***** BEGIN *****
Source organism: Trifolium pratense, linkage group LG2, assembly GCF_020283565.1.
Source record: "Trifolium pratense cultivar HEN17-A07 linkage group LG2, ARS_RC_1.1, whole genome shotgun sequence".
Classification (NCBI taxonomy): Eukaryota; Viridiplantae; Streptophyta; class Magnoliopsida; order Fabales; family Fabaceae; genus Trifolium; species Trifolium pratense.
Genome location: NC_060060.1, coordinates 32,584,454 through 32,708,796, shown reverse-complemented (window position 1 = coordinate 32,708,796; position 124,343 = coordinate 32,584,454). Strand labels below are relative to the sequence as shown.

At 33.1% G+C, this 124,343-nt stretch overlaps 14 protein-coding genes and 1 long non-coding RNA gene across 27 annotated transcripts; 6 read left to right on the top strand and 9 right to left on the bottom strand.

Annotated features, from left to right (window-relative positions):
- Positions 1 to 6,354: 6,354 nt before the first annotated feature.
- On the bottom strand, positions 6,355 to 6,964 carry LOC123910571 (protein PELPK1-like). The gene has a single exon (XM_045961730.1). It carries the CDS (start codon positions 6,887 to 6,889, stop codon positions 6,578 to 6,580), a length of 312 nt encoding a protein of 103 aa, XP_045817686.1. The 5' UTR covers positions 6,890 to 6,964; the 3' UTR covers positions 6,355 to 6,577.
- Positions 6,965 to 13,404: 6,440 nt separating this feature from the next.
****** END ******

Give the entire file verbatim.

Source organism: Trifolium pratense, linkage group LG2, assembly GCF_020283565.1.
Source record: "Trifolium pratense cultivar HEN17-A07 linkage group LG2, ARS_RC_1.1, whole genome shotgun sequence".
Classification (NCBI taxonomy): Eukaryota; Viridiplantae; Streptophyta; class Magnoliopsida; order Fabales; family Fabaceae; genus Trifolium; species Trifolium pratense.
Genome location: NC_060060.1, coordinates 32,584,454 through 32,708,796, shown reverse-complemented (window position 1 = coordinate 32,708,796; position 124,343 = coordinate 32,584,454). Strand labels below are relative to the sequence as shown.

At 33.1% G+C, this 124,343-nt stretch overlaps 14 protein-coding genes and 1 long non-coding RNA gene across 27 annotated transcripts; 6 read left to right on the top strand and 9 right to left on the bottom strand.

Annotated features, from left to right (window-relative positions):
- Positions 1 to 6,354: 6,354 nt before the first annotated feature.
- On the bottom strand, positions 6,355 to 6,964 carry LOC123910571 (protein PELPK1-like). The gene has a single exon (XM_045961730.1). It carries the CDS (start codon positions 6,887 to 6,889, stop codon positions 6,578 to 6,580), a length of 312 nt encoding a protein of 103 aa, XP_045817686.1. The 5' UTR covers positions 6,890 to 6,964; the 3' UTR covers positions 6,355 to 6,577.
- Positions 6,965 to 13,404: 6,440 nt separating this feature from the next.